Great leaders have been able to lead significant social revolutions because they understood people’s needs and recognized and worked to alleviate their pain and suffering.  Such leaders’ empathy toward people has brought revolutionary social changes. Likewise, people who have understood and empathized with users’ needs, frustrations, goals, and motivations have brought the world innovative solutions such as the telephone and Apple iPod. Apple came back from its near downfall by designing products that people need and want and delivering mind-blowing, innovative solutions.
In pursuit of innovation, more organizations have adopted design-thinking strategies, including leading companies such as IBM, Intuit, Airbnb, Microsoft, SAP, and Toshiba. Still, only a few companies have harnessed the power of innovation. If your organization wants to incorporate design thinking into its culture, you must start by being empathetic toward your users. Design thinking begins with developing a deep understanding of your users and the problem you are trying to solve for them. Only by developing empathy for your users, you can design truly breathtaking solutions for their problems.
Empathy is a human quality, with which we are all born. When a new-born baby cries in response to the tears of another child, that’s empathy. Unfortunately, living in the world occludes this basic attribute in many people. So you need to develop empathy for your users to successfully implement a design-thinking process.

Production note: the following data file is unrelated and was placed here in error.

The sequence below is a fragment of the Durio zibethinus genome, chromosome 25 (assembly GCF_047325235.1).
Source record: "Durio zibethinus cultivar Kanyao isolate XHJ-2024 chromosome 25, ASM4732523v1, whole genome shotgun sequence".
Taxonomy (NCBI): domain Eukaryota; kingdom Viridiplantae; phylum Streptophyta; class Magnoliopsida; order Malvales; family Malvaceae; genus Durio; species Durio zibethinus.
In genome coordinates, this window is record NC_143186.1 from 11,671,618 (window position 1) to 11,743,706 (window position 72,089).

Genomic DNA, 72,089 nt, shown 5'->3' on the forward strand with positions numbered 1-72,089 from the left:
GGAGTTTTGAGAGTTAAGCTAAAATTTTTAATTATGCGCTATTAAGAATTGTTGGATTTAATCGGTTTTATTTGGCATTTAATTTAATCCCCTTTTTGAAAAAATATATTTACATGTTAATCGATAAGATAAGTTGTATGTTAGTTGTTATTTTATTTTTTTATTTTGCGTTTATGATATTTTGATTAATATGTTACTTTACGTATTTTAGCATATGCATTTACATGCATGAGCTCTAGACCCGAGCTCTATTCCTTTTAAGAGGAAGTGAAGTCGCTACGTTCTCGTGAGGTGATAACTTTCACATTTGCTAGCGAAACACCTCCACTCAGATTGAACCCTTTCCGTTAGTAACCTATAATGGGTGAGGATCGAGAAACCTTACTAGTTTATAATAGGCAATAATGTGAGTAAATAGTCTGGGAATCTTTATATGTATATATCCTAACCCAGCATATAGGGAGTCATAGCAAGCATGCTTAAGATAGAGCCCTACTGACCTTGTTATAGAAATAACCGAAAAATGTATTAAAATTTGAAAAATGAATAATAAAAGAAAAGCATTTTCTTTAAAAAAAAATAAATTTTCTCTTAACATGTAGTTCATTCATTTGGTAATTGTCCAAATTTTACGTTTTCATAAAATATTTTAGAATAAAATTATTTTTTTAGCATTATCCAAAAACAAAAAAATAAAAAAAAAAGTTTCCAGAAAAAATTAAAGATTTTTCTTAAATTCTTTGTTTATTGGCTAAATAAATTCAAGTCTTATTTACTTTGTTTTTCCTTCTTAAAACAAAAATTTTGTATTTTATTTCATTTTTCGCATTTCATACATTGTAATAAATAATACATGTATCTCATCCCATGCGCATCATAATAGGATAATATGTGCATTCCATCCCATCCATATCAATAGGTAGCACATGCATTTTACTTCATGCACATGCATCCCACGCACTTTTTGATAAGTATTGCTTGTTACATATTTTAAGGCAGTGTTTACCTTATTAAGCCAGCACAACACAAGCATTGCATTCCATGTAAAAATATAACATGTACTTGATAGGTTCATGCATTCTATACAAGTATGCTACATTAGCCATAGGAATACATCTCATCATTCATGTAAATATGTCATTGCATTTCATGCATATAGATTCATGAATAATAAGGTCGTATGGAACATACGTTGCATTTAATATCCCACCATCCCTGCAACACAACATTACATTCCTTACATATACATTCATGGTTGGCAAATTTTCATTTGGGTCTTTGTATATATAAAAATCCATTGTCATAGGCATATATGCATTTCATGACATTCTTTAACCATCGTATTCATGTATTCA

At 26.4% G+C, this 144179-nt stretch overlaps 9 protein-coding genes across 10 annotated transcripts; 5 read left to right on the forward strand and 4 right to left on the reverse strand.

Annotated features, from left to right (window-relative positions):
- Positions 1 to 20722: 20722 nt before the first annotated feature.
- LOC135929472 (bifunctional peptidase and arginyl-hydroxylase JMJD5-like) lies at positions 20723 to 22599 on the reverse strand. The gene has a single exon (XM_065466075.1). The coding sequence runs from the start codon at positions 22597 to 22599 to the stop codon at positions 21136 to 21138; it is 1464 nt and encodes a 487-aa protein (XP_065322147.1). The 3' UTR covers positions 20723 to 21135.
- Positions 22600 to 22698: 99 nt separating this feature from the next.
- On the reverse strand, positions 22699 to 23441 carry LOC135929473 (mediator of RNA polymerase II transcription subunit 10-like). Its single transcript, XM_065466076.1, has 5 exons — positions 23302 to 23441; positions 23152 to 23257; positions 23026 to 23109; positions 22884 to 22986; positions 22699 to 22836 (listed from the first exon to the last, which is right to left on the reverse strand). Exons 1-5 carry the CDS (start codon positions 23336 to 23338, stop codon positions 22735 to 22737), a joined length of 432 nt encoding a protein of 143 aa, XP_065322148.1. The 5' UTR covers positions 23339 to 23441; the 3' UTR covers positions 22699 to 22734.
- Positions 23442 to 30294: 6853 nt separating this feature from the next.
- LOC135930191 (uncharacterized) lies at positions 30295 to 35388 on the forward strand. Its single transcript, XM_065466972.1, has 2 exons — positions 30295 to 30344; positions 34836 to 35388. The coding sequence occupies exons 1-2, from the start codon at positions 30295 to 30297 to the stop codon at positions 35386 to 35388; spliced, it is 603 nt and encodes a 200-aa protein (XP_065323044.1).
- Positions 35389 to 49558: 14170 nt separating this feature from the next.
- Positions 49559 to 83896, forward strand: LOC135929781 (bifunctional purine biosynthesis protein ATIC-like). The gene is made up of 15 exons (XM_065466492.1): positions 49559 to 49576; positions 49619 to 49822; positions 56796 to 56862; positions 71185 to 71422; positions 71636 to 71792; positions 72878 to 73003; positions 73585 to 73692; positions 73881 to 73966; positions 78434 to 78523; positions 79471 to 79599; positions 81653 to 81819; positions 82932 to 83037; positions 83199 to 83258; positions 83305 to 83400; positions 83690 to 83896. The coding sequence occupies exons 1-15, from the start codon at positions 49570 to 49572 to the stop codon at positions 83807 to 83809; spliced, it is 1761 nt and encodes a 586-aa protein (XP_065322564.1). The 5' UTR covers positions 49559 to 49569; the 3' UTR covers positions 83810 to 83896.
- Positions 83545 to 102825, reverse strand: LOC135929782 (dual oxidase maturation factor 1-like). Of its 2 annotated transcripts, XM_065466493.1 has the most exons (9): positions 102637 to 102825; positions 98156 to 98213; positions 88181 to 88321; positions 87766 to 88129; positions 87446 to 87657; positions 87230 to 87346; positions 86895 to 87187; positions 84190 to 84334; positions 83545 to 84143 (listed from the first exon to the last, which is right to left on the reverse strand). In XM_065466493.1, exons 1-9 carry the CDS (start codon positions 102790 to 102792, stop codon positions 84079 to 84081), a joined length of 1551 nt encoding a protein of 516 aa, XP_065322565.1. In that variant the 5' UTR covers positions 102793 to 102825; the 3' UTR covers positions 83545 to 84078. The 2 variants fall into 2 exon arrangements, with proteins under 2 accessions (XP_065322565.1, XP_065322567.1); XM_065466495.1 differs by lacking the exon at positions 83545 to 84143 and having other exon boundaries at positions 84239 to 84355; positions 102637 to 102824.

Developing Empathy for Your Users
There are three types of empathy:
Reflective empathy—With this type of empathy, you respond to others’ emotions and motivations, as in the earlier example of a newborn baby.
Emotional empathy—This form of empathy enables you to know and act on what others feel.
Cognitive empathy—This is the ability to take the perspective of another person and accurately imagine that person’s experience. 
It is the skill of cognitive empathy that you need to master to understand users’ needs. For a UX professional, this basically means putting yourself in another person’s shoes. To master the quality of empathy, you must do the following:
Develop the virtue of patience—so you can listen for the user’s point of view.
Ideally, observe users in their natural environment.
When interacting with users, adopt a novice mindset so you can understand what your users are doing and how they are achieving their goals.
Let go of your initial assumptions and beliefs when observing users so you can perceive their actions with a novice mindset.
If doing user research is not possible, visualize yourself in the users’ environment or facing the same situations they face so you can gain a deeper understanding of them.
When ideating, resonate with your users’ subjective world so you can understand their needs better and generate ideas for meeting them.
Refrain from judging users.
Resist the urge to think of a fix for a problem during research. There is always a second-best solution, so concentrate only on empathic listening until you’ve completed your research.